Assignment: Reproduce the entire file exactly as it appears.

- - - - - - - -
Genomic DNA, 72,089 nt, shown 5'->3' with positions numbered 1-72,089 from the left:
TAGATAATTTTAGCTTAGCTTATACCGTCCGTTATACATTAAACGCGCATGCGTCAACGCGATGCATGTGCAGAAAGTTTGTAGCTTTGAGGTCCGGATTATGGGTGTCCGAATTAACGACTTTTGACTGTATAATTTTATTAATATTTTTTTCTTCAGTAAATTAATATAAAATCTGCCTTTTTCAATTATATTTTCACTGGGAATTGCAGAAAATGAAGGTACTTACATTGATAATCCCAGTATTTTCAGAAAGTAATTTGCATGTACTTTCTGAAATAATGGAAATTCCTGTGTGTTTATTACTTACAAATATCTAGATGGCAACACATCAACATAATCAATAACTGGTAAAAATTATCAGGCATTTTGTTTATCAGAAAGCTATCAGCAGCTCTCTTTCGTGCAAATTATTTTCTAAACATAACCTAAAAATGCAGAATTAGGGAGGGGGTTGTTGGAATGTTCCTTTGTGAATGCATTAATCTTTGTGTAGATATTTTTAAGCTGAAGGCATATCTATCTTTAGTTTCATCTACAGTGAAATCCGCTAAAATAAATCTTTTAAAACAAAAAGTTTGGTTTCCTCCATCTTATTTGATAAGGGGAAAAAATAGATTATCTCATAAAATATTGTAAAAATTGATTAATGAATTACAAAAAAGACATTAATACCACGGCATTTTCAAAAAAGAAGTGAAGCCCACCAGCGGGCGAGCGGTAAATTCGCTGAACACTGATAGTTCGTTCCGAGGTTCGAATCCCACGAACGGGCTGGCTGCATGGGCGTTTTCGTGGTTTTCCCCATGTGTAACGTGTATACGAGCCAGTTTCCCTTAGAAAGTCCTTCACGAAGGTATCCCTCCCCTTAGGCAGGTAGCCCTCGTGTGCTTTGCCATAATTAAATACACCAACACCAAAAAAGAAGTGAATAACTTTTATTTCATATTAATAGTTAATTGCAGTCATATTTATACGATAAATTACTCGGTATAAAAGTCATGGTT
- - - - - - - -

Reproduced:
Genomic DNA, 72,089 nt, shown 5'->3' with positions numbered 1-72,089 from the left:
TAGATAATTTTAGCTTAGCTTATACCGTCCGTTATACATTAAACGCGCATGCGTCAACGCGATGCATGTGCAGAAAGTTTGTAGCTTTGAGGTCCGGATTATGGGTGTCCGAATTAACGACTTTTGACTGTATAATTTTATTAATATTTTTTTCTTCAGTAAATTAATATAAAATCTGCCTTTTTCAATTATATTTTCACTGGGAATTGCAGAAAATGAAGGTACTTACATTGATAATCCCAGTATTTTCAGAAAGTAATTTGCATGTACTTTCTGAAATAATGGAAATTCCTGTGTGTTTATTACTTACAAATATCTAGATGGCAACACATCAACATAATCAATAACTGGTAAAAATTATCAGGCATTTTGTTTATCAGAAAGCTATCAGCAGCTCTCTTTCGTGCAAATTATTTTCTAAACATAACCTAAAAATGCAGAATTAGGGAGGGGGTTGTTGGAATGTTCCTTTGTGAATGCATTAATCTTTGTGTAGATATTTTTAAGCTGAAGGCATATCTATCTTTAGTTTCATCTACAGTGAAATCCGCTAAAATAAATCTTTTAAAACAAAAAGTTTGGTTTCCTCCATCTTATTTGATAAGGGGAAAAAATAGATTATCTCATAAAATATTGTAAAAATTGATTAATGAATTACAAAAAAGACATTAATACCACGGCATTTTCAAAAAAGAAGTGAAGCCCACCAGCGGGCGAGCGGTAAATTCGCTGAACACTGATAGTTCGTTCCGAGGTTCGAATCCCACGAACGGGCTGGCTGCATGGGCGTTTTCGTGGTTTTCCCCATGTGTAACGTGTATACGAGCCAGTTTCCCTTAGAAAGTCCTTCACGAAGGTATCCCTCCCCTTAGGCAGGTAGCCCTCGTGTGCTTTGCCATAATTAAATACACCAACACCAAAAAAGAAGTGAATAACTTTTATTTCATATTAATAGTTAATTGCAGTCATATTTATACGATAAATTACTCGGTATAAAAGTCATGGTT